The US was left alone waving its veto in the face of the 14 members of the Security Council who voted in favor of a resolution rejecting President Donald Trump’s decision to recognize Jerusalem as the capital of Israel.
The resolution, calling for the withdrawal of Donald Trump’s recognition of Jerusalem as Israel’s capital, gathered the unanimity of support of the security council to the exception of the US.
In a stark rebuke to Trump’s unilateralism, a spokesman for the Palestinian president, Mahmoud Abbas, responded to the veto by saying it was “unacceptable and threatens the stability of the international community because it disrespects it”.
The US permanent representative, Nikki Haley, described the motion as an “insult” and warned that “it would not be forgotten”.
“It’s one more example of the United Nations doing more harm than good in addressing the Israeli-Palestinian conflict,” she added.
“Today, for the simple act of deciding where to put our embassy, the United States was forced to defend its sovereignty. The record will reflect that we did so proudly.”
In parallel, US Vice-President Mike Pence postponed a controversial scheduled visit to the Middle East, due to begin on Tuesday, until mid-January.
For his part, Israeli Prime Minister Benjamin Netanyahu thanked Ms Haley on Twitter for using the veto.
Jerusalem was envisaged in the 1947 UN partition plan as an “international city”. After the end of the 1949 war, Israel took the western part and Jordan the eastern part of the city. During the 1967 Six-Day War, Israel occupied East Jerusalem. Since then, the entire city has been under Israel’s authority.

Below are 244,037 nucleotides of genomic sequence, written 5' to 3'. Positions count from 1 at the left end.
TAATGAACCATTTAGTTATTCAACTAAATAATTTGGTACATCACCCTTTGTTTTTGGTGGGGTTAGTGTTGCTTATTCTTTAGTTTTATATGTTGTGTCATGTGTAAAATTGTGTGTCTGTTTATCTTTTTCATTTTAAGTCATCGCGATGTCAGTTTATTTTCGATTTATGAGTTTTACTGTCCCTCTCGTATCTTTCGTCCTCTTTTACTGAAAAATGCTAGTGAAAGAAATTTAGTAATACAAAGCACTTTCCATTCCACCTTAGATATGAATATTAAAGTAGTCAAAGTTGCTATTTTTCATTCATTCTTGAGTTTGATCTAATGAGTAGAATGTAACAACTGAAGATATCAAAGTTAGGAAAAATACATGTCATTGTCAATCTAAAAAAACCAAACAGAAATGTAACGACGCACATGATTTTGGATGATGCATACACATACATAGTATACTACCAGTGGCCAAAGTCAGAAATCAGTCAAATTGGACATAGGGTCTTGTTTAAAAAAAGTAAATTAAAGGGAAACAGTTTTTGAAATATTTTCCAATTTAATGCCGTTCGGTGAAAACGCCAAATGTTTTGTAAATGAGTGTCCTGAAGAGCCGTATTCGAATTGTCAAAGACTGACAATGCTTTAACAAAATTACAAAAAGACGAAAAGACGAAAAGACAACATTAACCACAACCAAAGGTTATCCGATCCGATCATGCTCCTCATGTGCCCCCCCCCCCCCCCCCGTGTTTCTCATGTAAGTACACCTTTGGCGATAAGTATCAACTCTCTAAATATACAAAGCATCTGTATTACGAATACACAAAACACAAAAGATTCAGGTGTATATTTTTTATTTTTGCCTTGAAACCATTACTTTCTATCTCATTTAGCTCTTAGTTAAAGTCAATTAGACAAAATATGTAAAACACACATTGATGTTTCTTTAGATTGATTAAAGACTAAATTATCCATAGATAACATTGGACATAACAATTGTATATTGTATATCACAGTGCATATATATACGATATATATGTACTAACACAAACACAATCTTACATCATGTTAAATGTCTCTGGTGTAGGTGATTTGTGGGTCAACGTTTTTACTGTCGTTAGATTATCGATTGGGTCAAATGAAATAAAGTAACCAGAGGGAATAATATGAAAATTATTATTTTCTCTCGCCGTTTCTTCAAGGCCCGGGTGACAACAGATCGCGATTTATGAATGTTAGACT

In July 1980, Israel passed a law that declared Jerusalem the united capital of Israel. The United Nations Security Council responded with a resolution condemning Israel’s annexation of East Jerusalem and declared it a violation of international law.
In 1995, the US Congress passed a law requiring America to move the embassy from Tel Aviv to Jerusalem. Proponents said the US should respect Israel’s choice of Jerusalem as its capital, and recognize it as such.
Every president since 1995 — Presidents Clinton, Bush and Obama — has declined to move the embassy, citing national security interests. Every six months, the previous Presidents have used the presidential waiver to circumvent the embassy move.